And notice that you've got two surfaces to clean here. Unlike the reflective art where you only have one surface, you've got two here and you need to understand that most film has a little bit of a curve to it, you can see that probably. The concave surfaces where the emulsion is, that's the surface you have to be very careful about. The outside, the backing surface is usually just straight plastic, I mean you don't want to mistreat it, but the inside surface where the actual image is, that's the one you have to be most careful about. So make sure, if you do use a brush, it's very, very likely, and if you do use canned air, make sure that that canned air is not too close to it, back it off a little bit and just a little bit of canned air to blow that off, because you really can damage that surface.

And that's true for both slides and for filmstrip negatives like this, they both have an emulsion surface. So that's cleaning those and if you do need to use your emulsion cleaner, typically what you want to do, take a little swab like this one here, and I'll put a little bit of the cleaner on the swab itself, and then I'll use that to actually clean my images. Notice I am never touching these images except for, with my gloves on. There you go.

Nice and light, not too hard. And if you use a good emulsion cleaner, it will evaporate in just a matter of 30 seconds usually. It won't leave a motion behind, any surface behind. So there we go. Then finally about mounting these particular images, remember, you've got two surfaces, and typically unless you're using oil, which we'll talk about, oil mounting a little bit later, most scanners, even the flatbed scanners but particularly the film scanners are set up to accommodate that natural film bin that you have.

You want to make very sure that you mount the film in the proper direction because if your scanner is set up so that it expects the concave image down and you put the concave surface up, then only one very narrow area of the image is going to be in focus. So make sure that you direct emulsion side in the proper direction. And you can refer to your scanner's manual and you will be very clear about what direction that's supposed to be. Usually on most film scanners, like the one we have been using, it's emulsion side down, and then you put it in the holder, and then make sure that that clicks like that positively, and then put it right inside your scanner and you're ready to rock and roll.

So there's our cleaning and mounting of both reflective art and film, both negatives and positives. Remember about that film emulsion, treat it very, very carefully. And there we go, there's cleaning and mounting your images.

Show transcript

This video is part of

Image for Scanning Techniques for Photography, Art, and Design
Scanning Techniques for Photography, Art, and Design

58 video lessons · 8469 viewers

Taz Tally
Author

 
Expand all | Collapse all
  1. 6m 48s
    1. Welcome
      1m 11s
    2. What you should know before watching this course
      3m 54s
    3. Using the exercise files
      1m 43s
  2. 1h 0m
    1. Scanners and digital cameras
      3m 6s
    2. Types of scanners
      5m 2s
    3. Scanner location
      3m 19s
    4. What scanners and digital cameras create
      7m 22s
    5. Understanding grayscale values and channels
      3m 19s
    6. Understanding pixels and vectors
      4m 1s
    7. Choosing pixels or vectors
      2m 27s
    8. Resolving resolution
      6m 32s
    9. Working with interpolation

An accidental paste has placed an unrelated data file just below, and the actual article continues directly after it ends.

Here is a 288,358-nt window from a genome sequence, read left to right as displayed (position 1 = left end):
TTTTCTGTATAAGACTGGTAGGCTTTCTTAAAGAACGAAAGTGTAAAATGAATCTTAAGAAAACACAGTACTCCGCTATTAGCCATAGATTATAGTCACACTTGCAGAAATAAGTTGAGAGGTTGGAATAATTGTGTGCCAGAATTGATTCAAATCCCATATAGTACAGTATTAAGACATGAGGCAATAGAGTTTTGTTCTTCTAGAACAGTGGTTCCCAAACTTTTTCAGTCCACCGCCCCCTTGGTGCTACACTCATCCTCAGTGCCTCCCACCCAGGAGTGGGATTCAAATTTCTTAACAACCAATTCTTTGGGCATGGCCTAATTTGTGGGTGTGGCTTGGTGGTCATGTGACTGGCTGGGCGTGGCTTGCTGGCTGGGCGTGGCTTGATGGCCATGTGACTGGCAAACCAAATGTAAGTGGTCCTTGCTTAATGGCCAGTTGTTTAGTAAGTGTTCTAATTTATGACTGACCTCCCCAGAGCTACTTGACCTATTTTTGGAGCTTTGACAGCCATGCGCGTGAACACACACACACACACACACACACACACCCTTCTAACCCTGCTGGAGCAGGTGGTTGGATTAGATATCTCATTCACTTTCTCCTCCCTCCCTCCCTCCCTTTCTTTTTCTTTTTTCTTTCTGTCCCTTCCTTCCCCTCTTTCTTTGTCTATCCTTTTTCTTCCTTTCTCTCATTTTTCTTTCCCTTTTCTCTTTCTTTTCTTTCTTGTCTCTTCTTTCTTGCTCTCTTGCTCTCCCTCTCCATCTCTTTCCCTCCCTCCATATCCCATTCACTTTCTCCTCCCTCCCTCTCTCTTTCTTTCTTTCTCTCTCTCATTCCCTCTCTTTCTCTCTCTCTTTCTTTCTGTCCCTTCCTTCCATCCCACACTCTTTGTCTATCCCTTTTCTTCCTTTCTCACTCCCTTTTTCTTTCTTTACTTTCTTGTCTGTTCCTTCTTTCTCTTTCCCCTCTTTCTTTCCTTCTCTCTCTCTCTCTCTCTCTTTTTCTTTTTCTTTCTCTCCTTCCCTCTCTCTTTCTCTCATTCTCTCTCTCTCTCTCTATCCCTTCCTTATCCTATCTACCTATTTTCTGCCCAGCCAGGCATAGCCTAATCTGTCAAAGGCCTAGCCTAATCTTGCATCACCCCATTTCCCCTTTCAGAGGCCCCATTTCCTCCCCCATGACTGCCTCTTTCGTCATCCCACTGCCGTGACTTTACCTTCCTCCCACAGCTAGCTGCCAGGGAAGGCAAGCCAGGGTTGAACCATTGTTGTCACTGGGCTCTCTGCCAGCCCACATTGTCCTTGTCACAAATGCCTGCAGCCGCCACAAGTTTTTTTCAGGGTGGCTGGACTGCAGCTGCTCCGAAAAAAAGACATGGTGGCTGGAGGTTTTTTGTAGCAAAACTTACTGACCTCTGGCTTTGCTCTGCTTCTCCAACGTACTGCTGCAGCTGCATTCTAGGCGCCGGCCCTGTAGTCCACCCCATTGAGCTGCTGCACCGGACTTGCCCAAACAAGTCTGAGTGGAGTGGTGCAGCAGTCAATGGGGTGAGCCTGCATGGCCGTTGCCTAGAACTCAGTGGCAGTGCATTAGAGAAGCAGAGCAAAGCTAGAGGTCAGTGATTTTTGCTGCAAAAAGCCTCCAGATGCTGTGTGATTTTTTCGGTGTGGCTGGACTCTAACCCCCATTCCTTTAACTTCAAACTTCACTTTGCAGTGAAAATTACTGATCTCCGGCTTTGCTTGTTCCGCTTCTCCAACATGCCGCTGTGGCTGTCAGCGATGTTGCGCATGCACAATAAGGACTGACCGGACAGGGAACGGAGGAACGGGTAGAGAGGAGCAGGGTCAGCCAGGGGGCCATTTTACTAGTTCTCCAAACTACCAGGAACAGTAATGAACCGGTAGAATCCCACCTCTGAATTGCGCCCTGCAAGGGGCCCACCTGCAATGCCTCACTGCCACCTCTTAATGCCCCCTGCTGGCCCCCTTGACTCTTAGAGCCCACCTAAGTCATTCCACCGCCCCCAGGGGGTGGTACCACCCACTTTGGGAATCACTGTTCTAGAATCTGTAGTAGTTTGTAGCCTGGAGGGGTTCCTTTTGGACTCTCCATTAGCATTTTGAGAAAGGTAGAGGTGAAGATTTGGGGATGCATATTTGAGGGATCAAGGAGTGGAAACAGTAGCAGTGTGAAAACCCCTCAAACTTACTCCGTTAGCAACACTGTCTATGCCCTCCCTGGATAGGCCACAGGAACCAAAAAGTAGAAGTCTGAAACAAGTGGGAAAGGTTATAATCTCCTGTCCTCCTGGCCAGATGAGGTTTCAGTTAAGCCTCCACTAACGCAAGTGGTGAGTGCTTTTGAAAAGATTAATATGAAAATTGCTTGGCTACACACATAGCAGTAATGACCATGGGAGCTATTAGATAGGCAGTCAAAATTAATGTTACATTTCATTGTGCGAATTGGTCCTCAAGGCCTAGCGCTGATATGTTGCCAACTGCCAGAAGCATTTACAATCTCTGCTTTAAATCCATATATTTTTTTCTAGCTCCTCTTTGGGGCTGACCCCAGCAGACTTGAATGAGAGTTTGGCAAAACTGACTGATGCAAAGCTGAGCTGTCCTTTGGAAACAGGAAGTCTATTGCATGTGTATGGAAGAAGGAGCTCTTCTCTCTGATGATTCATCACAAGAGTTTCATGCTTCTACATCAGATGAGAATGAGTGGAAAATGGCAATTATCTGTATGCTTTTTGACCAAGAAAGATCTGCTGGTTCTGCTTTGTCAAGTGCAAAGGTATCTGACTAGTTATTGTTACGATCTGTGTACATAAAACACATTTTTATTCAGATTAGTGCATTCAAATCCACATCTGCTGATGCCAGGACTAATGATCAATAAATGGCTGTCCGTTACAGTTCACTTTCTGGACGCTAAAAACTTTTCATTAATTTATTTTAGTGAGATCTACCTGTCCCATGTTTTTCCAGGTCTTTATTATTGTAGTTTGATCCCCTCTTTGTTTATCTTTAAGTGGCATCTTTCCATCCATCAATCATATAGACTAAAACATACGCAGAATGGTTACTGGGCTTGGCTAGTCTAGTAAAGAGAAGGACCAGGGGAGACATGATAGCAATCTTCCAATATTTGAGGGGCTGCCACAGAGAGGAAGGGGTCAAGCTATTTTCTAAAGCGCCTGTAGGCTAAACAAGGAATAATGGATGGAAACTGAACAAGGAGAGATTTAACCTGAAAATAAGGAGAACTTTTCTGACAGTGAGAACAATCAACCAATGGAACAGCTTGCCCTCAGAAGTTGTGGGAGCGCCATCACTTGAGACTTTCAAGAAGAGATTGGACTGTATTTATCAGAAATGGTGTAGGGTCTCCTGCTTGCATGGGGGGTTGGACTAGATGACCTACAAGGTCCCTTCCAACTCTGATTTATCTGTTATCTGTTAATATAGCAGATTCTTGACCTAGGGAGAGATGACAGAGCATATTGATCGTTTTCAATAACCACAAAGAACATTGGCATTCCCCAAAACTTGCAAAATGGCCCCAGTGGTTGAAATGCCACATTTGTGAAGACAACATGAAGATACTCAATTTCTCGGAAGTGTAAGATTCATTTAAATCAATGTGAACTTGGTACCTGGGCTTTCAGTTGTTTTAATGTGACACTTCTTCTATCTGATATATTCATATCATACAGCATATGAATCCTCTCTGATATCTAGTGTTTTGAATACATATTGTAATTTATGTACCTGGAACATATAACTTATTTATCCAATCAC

3m 31s
    10. Understanding the effects of compression
      2m 4s
    11. Evaluating and correcting images with histograms
      8m 26s
    12. Saving to different file formats
      7m 4s
    13. Color management
      4m 23s
  3. 33m 22s
    1. Cleaning your scanner
      7m 31s
    2. Cleaning your images
      7m 47s
    3. Calibrating your scanner
      9m 13s
    4. Creating and applying a color management profile
      8m 51s
  4. 20m 55s
    1. Evaluating your scan challenges
      9m 46s
    2. Reproducing vs. assigning colors
      6m 20s
    3. Recognizing continuous tone (contone) vs. dot pattern images
      4m 49s
  5. 36m 32s
    1. Understanding bit depth
      8m 49s
    2. Selecting a scan mode
      8m 20s
    3. Sharpening and its effects
      10m 40s
    4. Creating and assigning color management profiles
      8m 43s
  6. 2h 25m
    1. Taking the Tazmanian Oath!
      3m 38s
    2. Choosing your weapon
      4m 2s
    3. Setting up your scanning preferences
      12m 14s
    4. Performing a prescan
      2m 53s
    5. Assigning a scan frame
      5m 40s
    6. Determining scan resolution
      7m 57s
    7. Choosing a scan mode and bit depth
      5m 53s
    8. Naming images
      1m 49s
    9. Scanning simple logos and line art
      12m 21s
    10. Scanning complex line art
      7m 33s
    11. Scanning grayscale contones
      13m 22s
    12. Scanning color contones
      13m 54s
    13. Sharpening
      9m 39s
    14. Scanning printed/screened or patterned images
      7m 1s
    15. Scanning positive transparency film
      12m 33s
    16. Scanning negative transparency film
      9m 11s
    17. Capturing high dynamic range (HDR) scans
      1m 47s
    18. Setting up wet scans
      14m 29s
  7. 1h 48m
    1. Scanning, converting, and using simple line art
      5m 32s
    2. Scanning and using detailed line art
      10m 52s
    3. Scanning landscapes
      15m 50s
    4. Scanning product shots
      11m 58s
    5. Scanning combo/complex images
      9m 3s
    6. Adjusting distressed images
      11m 12s
    7. Scanning images with no neutrals
      11m 57s
    8. Post-scan touch-ups
      2m 7s
    9. Scanning images for multiple uses
      10m 44s
    10. Automatic scanning
      10m 40s
    11. Streamlining big jobs with batch scanning
      5m 22s
    12. Using your manufacturer's scanning software
      3m 14s
  8. 27s
    1. Goodbye
      27s